by James L. Curtis, Erin Dougherty Foley, Adam R. Young, Megan P. Toth, and Craig B. Simonsen
Seyfarth Shaw LLP is an IMA Member
Pregnant women work in hazardous jobs across the United States and in every sector of the economy. While employers have a general duty to protect their employees from a condition known to cause harm, pregnant women may face unique risks and may be more susceptible to a range of serious workplace hazards.
The Occupational Safety and Health Administration (OSHA) notes that “exposure to reproductive hazards in the workplace is an increasing health concern.” The National Institute for Occupational Safety and Health (NIOSH) has information resources on pregnancy and reproductive health hazards. Ionizing radiation and lead, for instance, are known hazards to pregnant women and reproductive health. A fetus might be more vulnerable to certain chemicals, particularly in the early stages of pregnancy when it is rapidly growing and the baby’s organs are developing. Further, changes in a pregnant employee’s immune system, lung capacity, and even ligaments can increase their risk of injury or illness due to certain workplace hazards. Employers must protect their employees (including more susceptible pregnant employees) and prevent exposures to these known hazards.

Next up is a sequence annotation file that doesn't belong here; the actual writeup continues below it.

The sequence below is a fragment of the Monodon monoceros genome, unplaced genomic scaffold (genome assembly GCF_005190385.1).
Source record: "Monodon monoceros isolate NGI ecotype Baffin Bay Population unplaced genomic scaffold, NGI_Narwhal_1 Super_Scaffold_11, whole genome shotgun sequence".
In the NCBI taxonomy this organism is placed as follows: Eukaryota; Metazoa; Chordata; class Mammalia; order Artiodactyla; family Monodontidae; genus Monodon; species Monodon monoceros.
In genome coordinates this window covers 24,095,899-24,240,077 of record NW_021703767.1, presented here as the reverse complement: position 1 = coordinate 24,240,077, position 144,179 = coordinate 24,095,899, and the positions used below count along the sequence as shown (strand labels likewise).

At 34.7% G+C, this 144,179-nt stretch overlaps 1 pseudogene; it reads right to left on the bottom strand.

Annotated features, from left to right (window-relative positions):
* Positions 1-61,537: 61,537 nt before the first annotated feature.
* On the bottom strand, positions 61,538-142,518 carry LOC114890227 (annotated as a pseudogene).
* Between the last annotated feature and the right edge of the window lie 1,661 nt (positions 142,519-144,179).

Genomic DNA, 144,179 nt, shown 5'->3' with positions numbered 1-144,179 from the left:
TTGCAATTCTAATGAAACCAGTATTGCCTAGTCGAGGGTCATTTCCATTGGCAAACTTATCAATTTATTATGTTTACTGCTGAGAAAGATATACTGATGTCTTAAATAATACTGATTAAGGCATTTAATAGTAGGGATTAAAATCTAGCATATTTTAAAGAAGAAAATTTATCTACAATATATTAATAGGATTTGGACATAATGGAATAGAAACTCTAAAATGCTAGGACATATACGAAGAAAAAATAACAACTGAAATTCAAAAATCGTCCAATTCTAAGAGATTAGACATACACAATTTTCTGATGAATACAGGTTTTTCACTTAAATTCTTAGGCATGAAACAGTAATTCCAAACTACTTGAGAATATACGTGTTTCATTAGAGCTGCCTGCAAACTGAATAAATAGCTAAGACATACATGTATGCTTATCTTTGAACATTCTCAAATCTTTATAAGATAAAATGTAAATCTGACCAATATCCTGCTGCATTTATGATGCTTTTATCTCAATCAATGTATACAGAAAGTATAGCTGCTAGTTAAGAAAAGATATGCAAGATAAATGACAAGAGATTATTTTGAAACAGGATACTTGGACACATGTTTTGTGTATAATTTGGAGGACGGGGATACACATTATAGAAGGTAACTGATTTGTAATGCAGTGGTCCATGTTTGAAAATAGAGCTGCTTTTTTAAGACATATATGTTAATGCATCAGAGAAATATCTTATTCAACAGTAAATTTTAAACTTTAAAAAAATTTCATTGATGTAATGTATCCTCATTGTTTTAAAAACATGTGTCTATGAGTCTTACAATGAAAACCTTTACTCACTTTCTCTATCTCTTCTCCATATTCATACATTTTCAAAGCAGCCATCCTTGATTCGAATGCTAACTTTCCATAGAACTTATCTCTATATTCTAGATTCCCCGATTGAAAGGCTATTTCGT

Involuntary Reassignments of Pregnant Women
This does not mean that employers should be reactive and involuntarily remove pregnant women from positions or duties in which they may be exposed to hazards, either to themselves or their developing baby, without the employee’s request and/or agreement. There are both federal and state laws that protect pregnant employees in the workplace, including Title VII to the Civil Rights Act of 1964, which prohibits discrimination based on sex and the federal Pregnancy Discrimination Act prohibits discrimination against employees “on the basis of pregnancy, childbirth, or related medical conditions.” Moreover, the Americans with Disability Act (ADA), as well as state pregnancy accommodation laws, prohibit discrimination based on qualifying pregnancy related disabilities, and, under certain circumstances, prohibit employers from requiring employees to take accommodations to which they do not agree (i.e., a forced reassignment or relinquishment in job duties).
To the extent that an employer changes a job assignment or removes a woman from a desirable position because she is pregnant or may become pregnant, without a specific accommodation request, and in some cases, agreement from the employee, the employer could face a claim of gender and/or pregnancy discrimination.
Where there is no medically-documented basis (e.g. chemical or radiation hazard) that exposure might injure a fetus, a pregnant or potentially pregnant employee’s perceived susceptibility to a hazard probably would not be a legitimate reason to involuntarily demote, take away opportunities, or discharge a female employee. This, however, does not mean that employers should not offer pregnant workers the opportunity to avoid exposure that may be more harmful to them based on their pregnancy or that it should not be consider as an accommodation. It simply means job assignment and removal of desirable duty should not be assumed or forced upon a worker because she is pregnant.